An experimental broadcast with a sabermetric slant got off to a slow start, but some 'in-game' adjustments gives us hope.
The news of a saber-oriented broadcast option for Game One of the NLCS gave me some mixed feelings. While it is always promising when a major broadcaster embraces "advanced" metrics, it's a little disheartening for it to be a separate offering, rather than something integrated with the primary broadcast.
Host Kevin Burkhardt was joined by a solid panel, including some of our friends. Padres manager Bud Black had the least broadcast experience of the group but offered the perspective of how advanced metrics are actually applied or understood by the men in the uniforms. Well known saber-scribe Rob Neyer was there, a man well-versed in communicating the subject matter at hand, along with two former big leaguers with a strong curiosity and appreciation of sabermetrics, Gabe Kapler and C.J. Nitkowski. Kapler, the former position player, has managing experience in pro ball. Nitkowski was a well traveled pitcher whose career included time in Japan.
Another BP meet-up in Chicago is fast approaching.
Join us in Chicago on Saturday, May 24 at Pizzeria Serio on the North Side of Chicago for three hours of pizza and baseball talk. Our focus will be on the upcoming MLB First-Year Player (Rule 4) Draft.
After two years on the shelf with a shoulder injury, Michael Pineda appears to have recovered his old stuff.
The Yankees got a major boost during the opening week when Michael Pineda took the mound for his first MLB game since 2011. When we last saw Pineda, he was wearing a Mariners uniform and facing a sudden dropoff in velocity, the first sign of the shoulder woes that have kept him out of the big leagues since his days in Seattle.
New pitches and pitchers we've gotten glimpses of already this season.
Spring: a season of renewal and rebirth. Also a time of new pitches and pitchers. A lack of bona fide new arms in the early going has slowed the usual flurry of new PITCHf/x data to ogle, but some established pitchers have made some notable changes.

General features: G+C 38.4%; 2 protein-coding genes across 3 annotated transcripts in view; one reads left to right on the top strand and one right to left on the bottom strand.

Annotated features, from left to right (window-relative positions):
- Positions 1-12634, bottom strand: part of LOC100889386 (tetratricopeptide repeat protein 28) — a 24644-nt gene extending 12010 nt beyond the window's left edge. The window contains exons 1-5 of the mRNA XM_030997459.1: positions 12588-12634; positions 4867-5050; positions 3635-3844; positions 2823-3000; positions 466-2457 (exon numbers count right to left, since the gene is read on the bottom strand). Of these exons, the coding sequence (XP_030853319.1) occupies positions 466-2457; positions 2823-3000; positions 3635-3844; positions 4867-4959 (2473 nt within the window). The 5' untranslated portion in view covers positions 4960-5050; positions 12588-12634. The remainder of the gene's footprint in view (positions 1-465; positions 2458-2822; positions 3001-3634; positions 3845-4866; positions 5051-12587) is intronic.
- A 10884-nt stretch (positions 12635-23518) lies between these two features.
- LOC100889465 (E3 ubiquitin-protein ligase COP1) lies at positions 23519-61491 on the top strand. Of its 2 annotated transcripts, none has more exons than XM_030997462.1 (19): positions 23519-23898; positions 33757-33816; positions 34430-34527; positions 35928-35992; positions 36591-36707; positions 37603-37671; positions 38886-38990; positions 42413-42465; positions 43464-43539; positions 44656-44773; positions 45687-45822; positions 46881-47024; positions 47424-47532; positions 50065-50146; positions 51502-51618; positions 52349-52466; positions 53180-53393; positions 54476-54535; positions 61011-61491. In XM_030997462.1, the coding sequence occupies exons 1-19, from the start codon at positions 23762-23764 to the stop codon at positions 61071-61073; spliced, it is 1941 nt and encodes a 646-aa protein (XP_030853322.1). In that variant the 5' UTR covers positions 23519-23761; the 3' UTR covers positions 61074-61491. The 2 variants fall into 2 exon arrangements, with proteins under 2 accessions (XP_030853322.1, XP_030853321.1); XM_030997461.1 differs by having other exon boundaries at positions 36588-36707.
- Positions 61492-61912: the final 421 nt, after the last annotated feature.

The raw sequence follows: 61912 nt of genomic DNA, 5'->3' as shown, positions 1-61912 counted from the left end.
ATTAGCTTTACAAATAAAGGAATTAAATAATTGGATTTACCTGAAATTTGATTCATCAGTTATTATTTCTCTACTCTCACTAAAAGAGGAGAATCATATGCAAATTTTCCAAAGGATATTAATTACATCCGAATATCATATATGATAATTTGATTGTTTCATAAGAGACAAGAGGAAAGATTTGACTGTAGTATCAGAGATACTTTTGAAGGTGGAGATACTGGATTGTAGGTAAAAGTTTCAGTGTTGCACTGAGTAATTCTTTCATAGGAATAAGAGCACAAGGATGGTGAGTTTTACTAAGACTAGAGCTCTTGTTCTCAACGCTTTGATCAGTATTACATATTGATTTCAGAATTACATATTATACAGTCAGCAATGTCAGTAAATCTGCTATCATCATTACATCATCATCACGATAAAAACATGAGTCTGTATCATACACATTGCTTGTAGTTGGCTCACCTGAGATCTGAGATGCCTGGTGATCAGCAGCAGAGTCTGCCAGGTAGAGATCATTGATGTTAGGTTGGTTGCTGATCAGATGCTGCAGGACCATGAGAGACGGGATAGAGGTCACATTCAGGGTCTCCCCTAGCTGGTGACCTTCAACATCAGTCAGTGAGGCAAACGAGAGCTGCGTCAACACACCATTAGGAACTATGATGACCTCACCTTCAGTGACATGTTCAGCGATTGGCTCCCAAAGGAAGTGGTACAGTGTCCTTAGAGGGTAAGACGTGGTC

The best receiving catchers (and the best receiving teams) of the upcoming season.
One of the benefits of our recently released catching defense metrics is they’re essentially ready-to-project, thanks to the regression feature of the model (the "R" in RPM). RPM also gives us two ways to assign value to framing, one using context (the ball-strike count) and one using a flat value (recently adjusted* to ~.155 runs).
[T]he expected runs produced from each plate appearance starting with a strike decreases by .029 runs and increases by .040 for every ball thrown on a first pitch. In other words, having as many of those 0-0 'striballs' called strikes can greatly impact the outcome of the game.
Harry draws on a conversation with former big-leaguer Brian Bannister to extend his PITCHf/x research on changeups from earlier in the year.
A few months ago, I started a series on changeups focused on figuring out the qualities that make a good one. Click the following links to read part one and part two.
If there was a noteworthy finding in the early stages, it was that pitchers who succeed at coaxing ground balls with their changeups generally looked dissimilar from those who missed bats with theirs. The pitchers who can do both are the best. Stephen Strasburg topped that list, so the first waft of the sniff test was passed.
Did the starters and relievers who worked in the Futures Game and the All-Star Game enjoy velocity bumps? Harry digs into the PITCHf/x data for the answer.
Pitching ruled the All-Star break. The Futures Game featured a gaggle of power arms and a grand total of six runs. And that was twice the output of the main event, where the National League's best failed to score a run. Mariano Rivera made an emotional appearance. And, in the Home Run Derby, Ron Harper showed off a cutter of his own.
I have a confession to make: I think the Futures Game is the best part of the All-Star break.